], we believe that while manufacturing а nanohole in a PCM with the chosen ion-beam dose the destruction depth of TiO2 layer, adjacent to the Au film, is even smaller. In the work [18

18. D. R. Baer, M. H. Engelhard, A. S. Lea, P. Nachimuthu, T. C. Droubay, J. Kim, B. Lee, C. Mathews, R. L. Opila, L. V. Saraf, W. F. Stickle, R. M. Wallace, and B. S. Wright, “Comparison of the sputter rates of oxides films relative to the sputter rate of SiO2,” J. Vac. Sci. Technol. A 28(5), 1060–1072 (2010). [CrossRef]

] it was shown that at identical parameters of an ion beam the etching rate for TiO2 film is approximately 2 times lower than that for SiO2 film. Basing on the data, our estimate for the destruction depth of TiO2 layer nearby a PCM’s nanohole is that it is no more than 20 nm.

We prepared two samples to investigate the PCM’s influence on optical properties of nanoholes: (1) nanoholes in an Au layer of the PCM, (2) nanoholes in a reference Au film deposited on a 2 mm thick SiO2 substrate. The thickness of the reference Au film was equal to that of the PCM’s Au layer. By ion beam with above-defined parameters, matrices of 10×10 identical nanoholes were produced in each sample, the distance between the nanoholes being 2 µm (Fig. 4
Fig. 4 Electron-microscope image of the nanoholes array made in Au layer of photonic crystal microcavity. Enlarged image of a one nanohole is shown in the inset.
). Electron-microscope image of one of the matrices’ nanohole is shown in the inset of Fig. 4. An analysis of the images has shown that there is dispersion of nanoholes’ dimensions and geometries: (а) about 60% of the holes have round shape with diameter 58 (± 5) nm, (b) some holes have ellipticity with maximum dispersion of the ellipse axis 2a = 54 nm, 2b = 63 nm. The dispersion of nanoholes’ dimensions and geometries is associated with surface inhomogeneity of the Au film produced by the method of thermal evaporation to the surface of dielectric, what by virtue of Au atoms’ high surface energy results in the formation of nanocrystals in the Au film [19

19. D. W. Pashley, M. J. Stowell, M. H. Jacobs, and T. J. Law, “The growth and structure of gold and silver deposits formed by evaporation inside an electron microscope,” Philos. Mag. 10(103), 127–158 (1964). [CrossRef]

].

3. Light transmission by single nanohole embedded in photonic crystal microcavity

Figure 5
Fig. 5 Experimental setup for measurement the transmission of a single nanohole.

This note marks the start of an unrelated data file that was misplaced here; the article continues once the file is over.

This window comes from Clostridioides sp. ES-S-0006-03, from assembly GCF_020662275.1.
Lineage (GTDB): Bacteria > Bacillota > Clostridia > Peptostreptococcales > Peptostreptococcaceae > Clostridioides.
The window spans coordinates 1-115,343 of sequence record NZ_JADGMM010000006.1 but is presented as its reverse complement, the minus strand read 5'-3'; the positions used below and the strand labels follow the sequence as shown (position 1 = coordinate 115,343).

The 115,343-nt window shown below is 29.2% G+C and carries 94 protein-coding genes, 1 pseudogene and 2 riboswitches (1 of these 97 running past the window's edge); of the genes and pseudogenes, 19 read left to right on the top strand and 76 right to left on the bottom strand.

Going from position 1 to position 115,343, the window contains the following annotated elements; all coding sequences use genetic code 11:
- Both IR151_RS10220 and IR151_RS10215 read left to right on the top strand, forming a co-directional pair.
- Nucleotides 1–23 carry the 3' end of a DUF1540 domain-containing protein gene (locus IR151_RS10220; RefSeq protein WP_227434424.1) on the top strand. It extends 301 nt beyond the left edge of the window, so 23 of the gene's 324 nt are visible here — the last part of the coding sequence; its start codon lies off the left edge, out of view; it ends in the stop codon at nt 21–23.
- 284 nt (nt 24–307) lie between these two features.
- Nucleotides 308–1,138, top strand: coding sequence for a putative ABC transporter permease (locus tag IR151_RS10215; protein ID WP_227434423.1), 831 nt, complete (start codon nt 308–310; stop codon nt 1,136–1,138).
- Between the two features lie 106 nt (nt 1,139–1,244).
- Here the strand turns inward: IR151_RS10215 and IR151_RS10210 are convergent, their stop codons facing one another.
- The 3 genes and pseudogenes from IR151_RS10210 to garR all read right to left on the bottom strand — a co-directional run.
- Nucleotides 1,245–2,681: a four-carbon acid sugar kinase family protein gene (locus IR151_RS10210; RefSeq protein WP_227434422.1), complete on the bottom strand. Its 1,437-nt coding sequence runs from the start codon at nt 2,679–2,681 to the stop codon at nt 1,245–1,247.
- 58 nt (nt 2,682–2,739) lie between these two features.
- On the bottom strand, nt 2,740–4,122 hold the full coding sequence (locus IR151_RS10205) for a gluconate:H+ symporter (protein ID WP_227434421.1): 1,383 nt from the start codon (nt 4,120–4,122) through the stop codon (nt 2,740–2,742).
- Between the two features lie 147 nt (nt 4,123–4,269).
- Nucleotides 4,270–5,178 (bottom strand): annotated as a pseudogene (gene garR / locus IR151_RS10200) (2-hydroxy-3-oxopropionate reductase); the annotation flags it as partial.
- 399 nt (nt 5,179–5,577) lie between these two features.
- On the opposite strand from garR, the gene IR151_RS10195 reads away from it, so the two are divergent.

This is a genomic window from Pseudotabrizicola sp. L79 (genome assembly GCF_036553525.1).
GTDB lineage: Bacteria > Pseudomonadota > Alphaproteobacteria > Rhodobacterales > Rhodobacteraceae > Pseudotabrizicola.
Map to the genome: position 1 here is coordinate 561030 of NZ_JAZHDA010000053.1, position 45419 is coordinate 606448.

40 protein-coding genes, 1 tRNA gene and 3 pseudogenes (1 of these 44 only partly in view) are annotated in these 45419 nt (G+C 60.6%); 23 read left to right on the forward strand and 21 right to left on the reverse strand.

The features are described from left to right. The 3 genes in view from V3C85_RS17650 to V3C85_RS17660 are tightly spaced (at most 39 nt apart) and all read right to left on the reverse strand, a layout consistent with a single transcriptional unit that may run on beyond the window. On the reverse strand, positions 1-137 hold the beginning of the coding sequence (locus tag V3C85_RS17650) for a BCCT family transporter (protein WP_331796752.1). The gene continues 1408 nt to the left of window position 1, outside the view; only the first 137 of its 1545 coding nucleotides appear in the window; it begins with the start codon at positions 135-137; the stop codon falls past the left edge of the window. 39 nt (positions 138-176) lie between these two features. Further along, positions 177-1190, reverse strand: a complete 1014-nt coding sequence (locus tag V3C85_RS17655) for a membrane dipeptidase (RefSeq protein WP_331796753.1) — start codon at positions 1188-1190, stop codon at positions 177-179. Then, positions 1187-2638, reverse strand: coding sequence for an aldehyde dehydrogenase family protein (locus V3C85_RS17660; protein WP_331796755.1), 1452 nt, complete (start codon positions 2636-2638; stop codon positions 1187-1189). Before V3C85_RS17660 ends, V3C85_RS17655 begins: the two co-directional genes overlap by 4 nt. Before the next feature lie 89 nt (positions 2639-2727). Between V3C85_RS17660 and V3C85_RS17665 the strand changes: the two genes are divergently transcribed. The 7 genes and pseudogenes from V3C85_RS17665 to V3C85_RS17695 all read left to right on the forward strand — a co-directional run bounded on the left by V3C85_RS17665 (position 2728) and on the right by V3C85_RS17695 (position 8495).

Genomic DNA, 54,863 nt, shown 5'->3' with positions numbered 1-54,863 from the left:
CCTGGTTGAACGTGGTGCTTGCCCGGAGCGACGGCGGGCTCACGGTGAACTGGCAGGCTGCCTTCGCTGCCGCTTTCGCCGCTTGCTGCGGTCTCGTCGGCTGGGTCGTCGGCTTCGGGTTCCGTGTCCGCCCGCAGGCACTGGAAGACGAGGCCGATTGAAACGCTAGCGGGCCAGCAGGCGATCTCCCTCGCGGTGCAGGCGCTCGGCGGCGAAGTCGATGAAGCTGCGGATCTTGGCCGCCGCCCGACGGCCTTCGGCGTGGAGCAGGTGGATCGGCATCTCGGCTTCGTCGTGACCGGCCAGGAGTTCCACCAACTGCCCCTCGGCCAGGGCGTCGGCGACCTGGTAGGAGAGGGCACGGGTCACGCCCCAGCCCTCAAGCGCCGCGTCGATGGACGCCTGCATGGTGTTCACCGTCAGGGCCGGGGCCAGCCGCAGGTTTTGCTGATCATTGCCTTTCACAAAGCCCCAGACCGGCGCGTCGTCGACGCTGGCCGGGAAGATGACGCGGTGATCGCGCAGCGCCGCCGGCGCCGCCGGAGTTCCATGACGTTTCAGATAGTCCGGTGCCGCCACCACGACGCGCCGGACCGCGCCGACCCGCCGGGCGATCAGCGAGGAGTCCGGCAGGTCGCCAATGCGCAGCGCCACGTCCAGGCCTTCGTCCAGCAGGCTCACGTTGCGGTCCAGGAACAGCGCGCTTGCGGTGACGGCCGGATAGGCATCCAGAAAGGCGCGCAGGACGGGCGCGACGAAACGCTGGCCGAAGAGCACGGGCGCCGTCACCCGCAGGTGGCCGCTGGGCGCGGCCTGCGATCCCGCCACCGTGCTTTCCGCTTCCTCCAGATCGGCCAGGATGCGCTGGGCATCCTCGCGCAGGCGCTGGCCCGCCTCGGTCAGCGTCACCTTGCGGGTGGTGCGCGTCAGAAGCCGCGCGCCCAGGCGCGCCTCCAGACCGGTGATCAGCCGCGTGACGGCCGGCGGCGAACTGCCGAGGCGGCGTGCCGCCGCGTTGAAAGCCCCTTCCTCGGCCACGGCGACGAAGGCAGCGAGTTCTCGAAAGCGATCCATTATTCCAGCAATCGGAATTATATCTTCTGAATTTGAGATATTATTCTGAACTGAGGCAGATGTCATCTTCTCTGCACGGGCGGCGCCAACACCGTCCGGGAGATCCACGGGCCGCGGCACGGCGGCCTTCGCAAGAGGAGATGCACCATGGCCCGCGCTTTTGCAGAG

shows a schematic of the nanohole embedded in 1D photonic crystal microcavity and the setup for microscopic imaging and transmission spectroscopy. The samples with nanoholes (Fig. 1) were illuminated at normal incidence with a halogen lamp light collimated to ± 3°. Halogen lamp light was passing through fiber to ensure homogeneous illumination of the sample. To study the role of possible collective effects for light transmission by single nanohole, measurements were also taken, when the illuminated light was filtered by use of a single mode fiber and focused by 10x (NA=0.3) objective to a spot with diameter of about 2 µm (FWHM) in the plane of the nanohole, realizing illumination of single nanohole. Special design of samples was implemented to control the values of the intensity of illuminating light: part of the substrate’s surface in both samples was free from optical coatings. Transmitted light was collected with a 100x Nikon microscope objective (NA=1.49), and analyzed through: (1) a band pass filter using a 2D cooled CCD camera with avalanche gain (Princeton Instruments), or (2) a monoсhromator with a high optical efficiency, coupled to another cooled CCD camera (Princeton Instruments). For both samples index-matching fluid was applied to the Au-air interface to realize maximum collection efficiency of the objective lens.

The experimental setup was allowed to obtain 2D optical image of single nanohole with spatial resolution of about 300 nm. The transmission spectrum of single hole was determined by two methods: (1) measuring transmission spectrum of a nanoholes matrix by a spectrometer with following normalization to the number of nanoholes, the method made it possible to obtain spectra with resolution around 0.7 nm; (2) measuring signal of a single nanohole image on a 2D CCD at various transmission wavelengths of band pass filters mounted before the 2D CCD, making it possible to obtain transmission spectra with resolution around 10 nm.